In Stoll, supra, the Supreme Court addressed the issue of whether a creditor may challenge a confirmed bankruptcy plan in state court on jurisdictional grounds when the merits of the jurisdictional question had already been decided by the bankruptcy court. Id. at 168-72, 59 S.Ct. at 136-38, 83 L.Ed. at 106-09. The Court held that "after a federal court has decided the question of jurisdiction over the parties as a contested issue, the court in which the plea of res judicata is made has not the power to inquire again into that jurisdictional fact." Id. at 172, 59 S.Ct. at 137-38, 83 L.Ed. at 109. The Court stressed that "[a]fter a party has his day in court, with the opportunity to present his evidence and his view of the law, a collateral attack upon the decision as to jurisdiction there rendered merely retries the issues previously decided." Id. at 172, 59 S.Ct. at 138, 83 L.Ed. at 109. In other words, as the Third Circuit held in Szostek, supra, when a confirmed bankruptcy plan is final and has been finalized without objection or appeal, the plan is not reviewable on the merits. 886 F.2d at 1409-10. The court noted "'the binding effect of a Chapter 13 plan extends to any issue actually litigated by the parties and any issues necessarily determined by the confirmation order.'" Id. at 1409 (citing 5 Collier on Bankruptcy § 1327.01 (5th ed. 1988)).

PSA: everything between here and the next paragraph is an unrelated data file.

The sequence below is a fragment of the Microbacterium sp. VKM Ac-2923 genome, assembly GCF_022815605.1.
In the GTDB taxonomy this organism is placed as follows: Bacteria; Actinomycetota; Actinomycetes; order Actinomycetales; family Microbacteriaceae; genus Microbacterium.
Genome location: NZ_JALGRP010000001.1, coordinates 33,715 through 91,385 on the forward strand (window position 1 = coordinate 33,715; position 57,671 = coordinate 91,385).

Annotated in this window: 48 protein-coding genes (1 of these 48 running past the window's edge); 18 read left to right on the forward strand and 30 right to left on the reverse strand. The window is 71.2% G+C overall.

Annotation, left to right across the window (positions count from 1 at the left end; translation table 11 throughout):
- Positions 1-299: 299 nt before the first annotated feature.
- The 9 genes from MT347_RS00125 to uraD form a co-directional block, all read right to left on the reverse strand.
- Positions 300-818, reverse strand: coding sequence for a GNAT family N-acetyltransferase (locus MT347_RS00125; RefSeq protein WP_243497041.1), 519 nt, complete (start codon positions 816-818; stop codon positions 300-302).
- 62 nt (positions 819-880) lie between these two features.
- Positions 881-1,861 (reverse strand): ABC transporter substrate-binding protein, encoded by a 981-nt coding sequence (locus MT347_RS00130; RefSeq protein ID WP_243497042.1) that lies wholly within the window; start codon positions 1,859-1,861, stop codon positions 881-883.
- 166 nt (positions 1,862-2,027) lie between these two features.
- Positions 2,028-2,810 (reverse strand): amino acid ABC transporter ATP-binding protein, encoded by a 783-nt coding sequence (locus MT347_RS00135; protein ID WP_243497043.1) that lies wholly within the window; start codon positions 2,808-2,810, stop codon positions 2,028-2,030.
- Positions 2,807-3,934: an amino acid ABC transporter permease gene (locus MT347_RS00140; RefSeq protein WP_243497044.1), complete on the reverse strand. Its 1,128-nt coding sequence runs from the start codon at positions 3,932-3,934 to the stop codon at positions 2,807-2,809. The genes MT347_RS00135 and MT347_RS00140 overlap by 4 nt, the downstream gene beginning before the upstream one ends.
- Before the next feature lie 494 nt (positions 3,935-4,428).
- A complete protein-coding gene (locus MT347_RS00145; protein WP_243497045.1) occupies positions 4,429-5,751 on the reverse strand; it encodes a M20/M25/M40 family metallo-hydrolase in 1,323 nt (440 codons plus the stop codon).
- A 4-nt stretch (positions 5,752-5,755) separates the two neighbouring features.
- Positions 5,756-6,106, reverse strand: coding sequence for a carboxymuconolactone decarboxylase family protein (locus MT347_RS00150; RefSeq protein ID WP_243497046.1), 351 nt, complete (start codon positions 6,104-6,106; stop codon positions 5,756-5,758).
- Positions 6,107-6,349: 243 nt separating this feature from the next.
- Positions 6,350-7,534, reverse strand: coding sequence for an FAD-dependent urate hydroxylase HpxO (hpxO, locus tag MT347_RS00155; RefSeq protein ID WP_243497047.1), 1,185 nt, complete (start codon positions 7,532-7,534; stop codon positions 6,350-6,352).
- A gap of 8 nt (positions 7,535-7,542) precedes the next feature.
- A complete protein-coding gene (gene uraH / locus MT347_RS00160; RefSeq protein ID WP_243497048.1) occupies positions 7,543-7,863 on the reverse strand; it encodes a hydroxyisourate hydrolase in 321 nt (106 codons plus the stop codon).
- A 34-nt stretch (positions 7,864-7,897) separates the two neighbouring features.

First Hope argues that because Wawel did not object to Hatem's Chapter 13 plan, it is bound by the plan's terms, which required Hatem to make payments on the note to Wawel. Therefore, Wawel is precluded from seeking recovery against it. We disagree.

"[I]t is true that the bankruptcy court's confirmation of [a] plan binds the debtor and all creditors vis-à-vis the debtor, [however,] it does not follow that a discharge in bankruptcy alters the right of a creditor to collect from third parties." First Fid. Bank v. McAteer, 985 F.2d 114, 118 (3d Cir. 1993) (citing 11 U.S.C.A. § 524(e) (discharge of a debtor does not preclude a creditor from pursuing payment of the full debt from an obligated third party)). Additionally, a creditor's approval of a bankruptcy plan does not have an effect "beyond the confines of the bankruptcy proceeding[.]" Ibid. Therefore, receipt of plan payments does not act to discharge non-debtors of their obligations for the amount still owed.